Upton pupils research global warming and the world around us

Exploring the world around us

Life on the magical, marvellous, challenging and chaotic planet Earth is the theme for a term full of research, investigation and creativity for Year 6 children at Upton Junior School, Broadstairs.

Their studies for the World Around Us topic is linked across many aspects of the curriculum to create a holistic learning platform.

Head of Year 6 Athanasia Papa-Adams explained: “Children are learning about the history of global warming and the controversy surrounding it; in Geography they are comparing similarities and differences between countries including England, France and Brazil, as well as investigating lines of latitude and longitude and biomes, which are distinct biological communities that have formed in response to a shared physical climate.

“In Art we are focussing on the colourful world of modernist artist Georgia O’Keeffe; while in music and PE children are researching different music from around the world and linking this to a variety of dance styles.

“In Science, we are understanding how living things have changed over time and that fossils provide information about living things that inhabited the Earth millions of years ago. We are investigating Darwin’s theory of adaptation based on finches in the Galapagos Islands.”

The highly-regarded text Floodlands by Marcus Sedgewick is being studied in English and its story links across the curriculum into climate changes and rising sea levels around the globe. It centres on one girl’s adventure to track down her family after they become separated as flooding isolates parts of the UK in the future.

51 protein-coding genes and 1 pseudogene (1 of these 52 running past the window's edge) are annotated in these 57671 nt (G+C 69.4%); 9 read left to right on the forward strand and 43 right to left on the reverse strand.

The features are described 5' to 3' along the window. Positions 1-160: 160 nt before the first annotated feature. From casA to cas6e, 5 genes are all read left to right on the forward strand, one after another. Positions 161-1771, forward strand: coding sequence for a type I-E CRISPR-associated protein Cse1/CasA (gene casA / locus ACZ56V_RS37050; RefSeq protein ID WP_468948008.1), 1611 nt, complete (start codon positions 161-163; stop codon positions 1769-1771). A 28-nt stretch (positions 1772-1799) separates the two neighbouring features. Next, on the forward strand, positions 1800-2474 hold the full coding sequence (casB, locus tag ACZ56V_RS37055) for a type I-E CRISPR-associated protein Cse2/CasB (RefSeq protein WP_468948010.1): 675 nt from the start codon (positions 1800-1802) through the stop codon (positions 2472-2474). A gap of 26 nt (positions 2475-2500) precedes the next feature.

Meanwhile, information posters highlighting global warming have been made by pupils who are passionate and respectful about the sustainability of the environment and the planet’s eco-systems.

Some have demonstrated their concern in specimen letters to Felix Tshisekedi, the President of Congo, to explain why it is important that he puts a stop to deforestation of the Congo Basin which will in turn help reduce the effects of climate change.

Year 6 pupil Iris echoed the sentiments of many concerned boys and girls when she wrote: “It is important that you put a stop to deforestation. It is one of the biggest sources of carbon dioxide, because when trees are cut down the carbon stored within them goes into the air.

“We need trees to help oxygen flow into our air. Without trees it would be really hard to breathe, the air will be full of greenhouse gases, and this will make climate change worse. Cutting down so many trees affects the entire world and if everyone stopped, our world would be a better place.”

And some pupils have written about My Ideal World. Here is what Heidi hopes to see: “There would be no Covid-19 and no pollution. We would try and save the animals that are endangered or hurt and we will definitely make sure forests are kept peaceful.

“People who cut down trees are actually killing the world more because we need oxygen to breathe and we need a tiny bit of carbon dioxide, not a lot or we can die, but trees need carbon dioxide to survive and if all those trees go they can’t take in the carbon dioxide and we will die.”

Head of School Darci Arthur said: “This is a complex and challenging topic that embraces much of our curriculum this term. Our children are passionate about their world and the need for a sustainable ecology. The work they are producing in school and through home learning is well researched, imaginative and thought-provoking.”

2 Comments

  1. Excellent initiatives. I hope the council will learn something from these young pupils and maybe we will start seeing a few public recycling facilities across Thanet.

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